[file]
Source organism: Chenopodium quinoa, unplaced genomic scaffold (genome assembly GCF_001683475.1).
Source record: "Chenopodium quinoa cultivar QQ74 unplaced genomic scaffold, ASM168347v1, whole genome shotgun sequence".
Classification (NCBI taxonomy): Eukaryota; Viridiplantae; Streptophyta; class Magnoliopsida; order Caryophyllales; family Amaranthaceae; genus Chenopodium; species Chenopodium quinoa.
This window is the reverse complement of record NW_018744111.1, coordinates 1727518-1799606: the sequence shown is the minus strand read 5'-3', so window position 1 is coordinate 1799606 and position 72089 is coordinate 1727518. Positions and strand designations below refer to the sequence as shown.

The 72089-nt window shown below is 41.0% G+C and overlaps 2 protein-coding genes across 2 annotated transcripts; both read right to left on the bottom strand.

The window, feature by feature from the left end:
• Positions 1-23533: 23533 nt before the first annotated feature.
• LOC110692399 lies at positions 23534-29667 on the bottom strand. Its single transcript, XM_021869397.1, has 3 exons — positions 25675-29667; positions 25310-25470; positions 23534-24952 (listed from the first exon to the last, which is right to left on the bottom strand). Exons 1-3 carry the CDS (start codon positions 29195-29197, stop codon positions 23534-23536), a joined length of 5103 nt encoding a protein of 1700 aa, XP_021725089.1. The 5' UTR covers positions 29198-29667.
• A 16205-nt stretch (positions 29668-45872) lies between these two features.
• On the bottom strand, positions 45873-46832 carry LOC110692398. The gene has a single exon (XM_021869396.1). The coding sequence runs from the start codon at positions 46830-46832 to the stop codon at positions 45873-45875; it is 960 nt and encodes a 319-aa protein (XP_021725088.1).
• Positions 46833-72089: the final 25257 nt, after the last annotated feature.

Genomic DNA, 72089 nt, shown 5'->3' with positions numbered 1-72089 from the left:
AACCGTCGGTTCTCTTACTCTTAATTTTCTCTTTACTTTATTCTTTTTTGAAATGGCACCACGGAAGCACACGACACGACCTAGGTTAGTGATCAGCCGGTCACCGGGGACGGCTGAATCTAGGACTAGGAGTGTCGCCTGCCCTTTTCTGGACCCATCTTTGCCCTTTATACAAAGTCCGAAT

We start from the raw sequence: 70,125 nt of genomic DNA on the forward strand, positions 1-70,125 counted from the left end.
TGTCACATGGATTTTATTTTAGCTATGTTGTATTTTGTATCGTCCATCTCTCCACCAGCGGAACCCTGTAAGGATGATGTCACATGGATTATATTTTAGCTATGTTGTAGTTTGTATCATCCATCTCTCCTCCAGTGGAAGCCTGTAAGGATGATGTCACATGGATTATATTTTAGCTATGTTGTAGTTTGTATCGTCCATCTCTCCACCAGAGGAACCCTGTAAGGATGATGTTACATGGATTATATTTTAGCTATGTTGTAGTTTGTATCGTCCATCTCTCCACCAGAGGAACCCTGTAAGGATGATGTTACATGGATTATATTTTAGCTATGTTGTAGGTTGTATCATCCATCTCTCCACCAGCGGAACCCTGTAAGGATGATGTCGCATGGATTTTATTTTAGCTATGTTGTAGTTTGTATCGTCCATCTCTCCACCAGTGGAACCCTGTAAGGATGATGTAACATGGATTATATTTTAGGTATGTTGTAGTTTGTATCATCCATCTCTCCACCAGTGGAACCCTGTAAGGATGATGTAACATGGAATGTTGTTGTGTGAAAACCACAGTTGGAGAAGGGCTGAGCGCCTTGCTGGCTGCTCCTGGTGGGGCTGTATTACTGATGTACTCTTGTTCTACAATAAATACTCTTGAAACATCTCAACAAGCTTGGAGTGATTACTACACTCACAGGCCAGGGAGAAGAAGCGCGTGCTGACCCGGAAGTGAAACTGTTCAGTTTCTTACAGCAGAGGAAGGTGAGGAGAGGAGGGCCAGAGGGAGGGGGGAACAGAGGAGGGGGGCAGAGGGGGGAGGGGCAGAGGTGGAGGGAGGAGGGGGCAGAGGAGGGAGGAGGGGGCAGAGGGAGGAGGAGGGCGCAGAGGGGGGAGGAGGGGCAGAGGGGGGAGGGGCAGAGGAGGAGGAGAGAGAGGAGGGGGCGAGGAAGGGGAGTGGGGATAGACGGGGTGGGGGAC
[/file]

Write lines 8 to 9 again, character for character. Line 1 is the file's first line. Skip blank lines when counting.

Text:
• LOC110692399 lies at positions 23534-29667 on the bottom strand. Its single transcript, XM_021869397.1, has 3 exons — positions 25675-29667; positions 25310-25470; positions 23534-24952 (listed from the first exon to the last, which is right to left on the bottom strand). Exons 1-3 carry the CDS (start codon positions 29195-29197, stop codon positions 23534-23536), a joined length of 5103 nt encoding a protein of 1700 aa, XP_021725089.1. The 5' UTR covers positions 29198-29667.
• A 16205-nt stretch (positions 29668-45872) lies between these two features.